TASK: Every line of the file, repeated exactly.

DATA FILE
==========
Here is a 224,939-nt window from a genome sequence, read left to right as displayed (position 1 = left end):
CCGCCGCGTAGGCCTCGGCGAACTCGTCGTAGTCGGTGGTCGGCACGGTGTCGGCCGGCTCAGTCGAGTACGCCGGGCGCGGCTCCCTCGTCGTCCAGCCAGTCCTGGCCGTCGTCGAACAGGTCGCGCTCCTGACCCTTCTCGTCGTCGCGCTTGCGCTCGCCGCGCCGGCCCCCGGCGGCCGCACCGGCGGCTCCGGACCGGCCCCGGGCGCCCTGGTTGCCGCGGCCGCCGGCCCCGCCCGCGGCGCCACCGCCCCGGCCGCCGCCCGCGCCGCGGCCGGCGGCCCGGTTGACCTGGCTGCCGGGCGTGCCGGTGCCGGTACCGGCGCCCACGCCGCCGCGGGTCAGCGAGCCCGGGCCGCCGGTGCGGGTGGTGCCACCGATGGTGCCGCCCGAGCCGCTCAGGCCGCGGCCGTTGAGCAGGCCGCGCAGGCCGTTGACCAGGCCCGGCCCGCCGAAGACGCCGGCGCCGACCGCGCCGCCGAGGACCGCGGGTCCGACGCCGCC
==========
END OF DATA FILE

Here is a 224,939-nt window from a genome sequence, read left to right as displayed (position 1 = left end):
CCGCCGCGTAGGCCTCGGCGAACTCGTCGTAGTCGGTGGTCGGCACGGTGTCGGCCGGCTCAGTCGAGTACGCCGGGCGCGGCTCCCTCGTCGTCCAGCCAGTCCTGGCCGTCGTCGAACAGGTCGCGCTCCTGACCCTTCTCGTCGTCGCGCTTGCGCTCGCCGCGCCGGCCCCCGGCGGCCGCACCGGCGGCTCCGGACCGGCCCCGGGCGCCCTGGTTGCCGCGGCCGCCGGCCCCGCCCGCGGCGCCACCGCCCCGGCCGCCGCCCGCGCCGCGGCCGGCGGCCCGGTTGACCTGGCTGCCGGGCGTGCCGGTGCCGGTACCGGCGCCCACGCCGCCGCGGGTCAGCGAGCCCGGGCCGCCGGTGCGGGTGGTGCCACCGATGGTGCCGCCCGAGCCGCTCAGGCCGCGGCCGTTGAGCAGGCCGCGCAGGCCGTTGACCAGGCCCGGCCCGCCGAAGACGCCGGCGCCGACCGCGCCGCCGAGGACCGCGGGTCCGACGCCGCC